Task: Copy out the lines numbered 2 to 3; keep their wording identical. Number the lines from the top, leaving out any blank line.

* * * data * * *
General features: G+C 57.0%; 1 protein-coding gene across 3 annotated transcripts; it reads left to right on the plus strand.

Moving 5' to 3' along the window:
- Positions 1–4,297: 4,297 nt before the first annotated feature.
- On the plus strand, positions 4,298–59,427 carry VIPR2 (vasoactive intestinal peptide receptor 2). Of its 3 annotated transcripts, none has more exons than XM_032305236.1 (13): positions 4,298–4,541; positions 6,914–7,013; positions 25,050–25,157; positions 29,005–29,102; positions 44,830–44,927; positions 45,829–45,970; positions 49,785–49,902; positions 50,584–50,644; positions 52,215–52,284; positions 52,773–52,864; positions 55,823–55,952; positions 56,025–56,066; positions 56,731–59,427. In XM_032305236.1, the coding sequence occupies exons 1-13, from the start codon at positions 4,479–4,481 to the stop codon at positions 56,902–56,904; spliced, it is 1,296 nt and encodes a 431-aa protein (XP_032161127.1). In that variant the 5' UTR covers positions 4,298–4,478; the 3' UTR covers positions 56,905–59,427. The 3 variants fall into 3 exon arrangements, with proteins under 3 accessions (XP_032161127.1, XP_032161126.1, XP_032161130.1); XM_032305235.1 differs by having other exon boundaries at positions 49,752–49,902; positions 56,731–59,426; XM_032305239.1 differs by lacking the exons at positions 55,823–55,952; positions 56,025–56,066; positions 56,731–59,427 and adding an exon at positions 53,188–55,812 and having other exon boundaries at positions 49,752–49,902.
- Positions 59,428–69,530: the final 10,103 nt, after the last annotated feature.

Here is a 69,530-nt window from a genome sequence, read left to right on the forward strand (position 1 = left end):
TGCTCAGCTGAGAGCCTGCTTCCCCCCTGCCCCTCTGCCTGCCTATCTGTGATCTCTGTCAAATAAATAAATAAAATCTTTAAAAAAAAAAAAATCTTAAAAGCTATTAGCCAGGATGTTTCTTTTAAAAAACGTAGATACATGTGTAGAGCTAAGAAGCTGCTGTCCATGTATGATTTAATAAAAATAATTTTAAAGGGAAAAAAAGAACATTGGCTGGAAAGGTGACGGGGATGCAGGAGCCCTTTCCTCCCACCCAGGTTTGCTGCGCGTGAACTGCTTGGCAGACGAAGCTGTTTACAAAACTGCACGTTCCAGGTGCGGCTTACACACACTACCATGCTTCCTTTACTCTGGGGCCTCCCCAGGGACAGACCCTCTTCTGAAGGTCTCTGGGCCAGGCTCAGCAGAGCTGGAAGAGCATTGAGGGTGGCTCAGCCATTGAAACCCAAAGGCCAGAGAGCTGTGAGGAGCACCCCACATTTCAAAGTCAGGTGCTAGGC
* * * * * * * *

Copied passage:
Moving 5' to 3' along the window:
- Positions 1–4,297: 4,297 nt before the first annotated feature.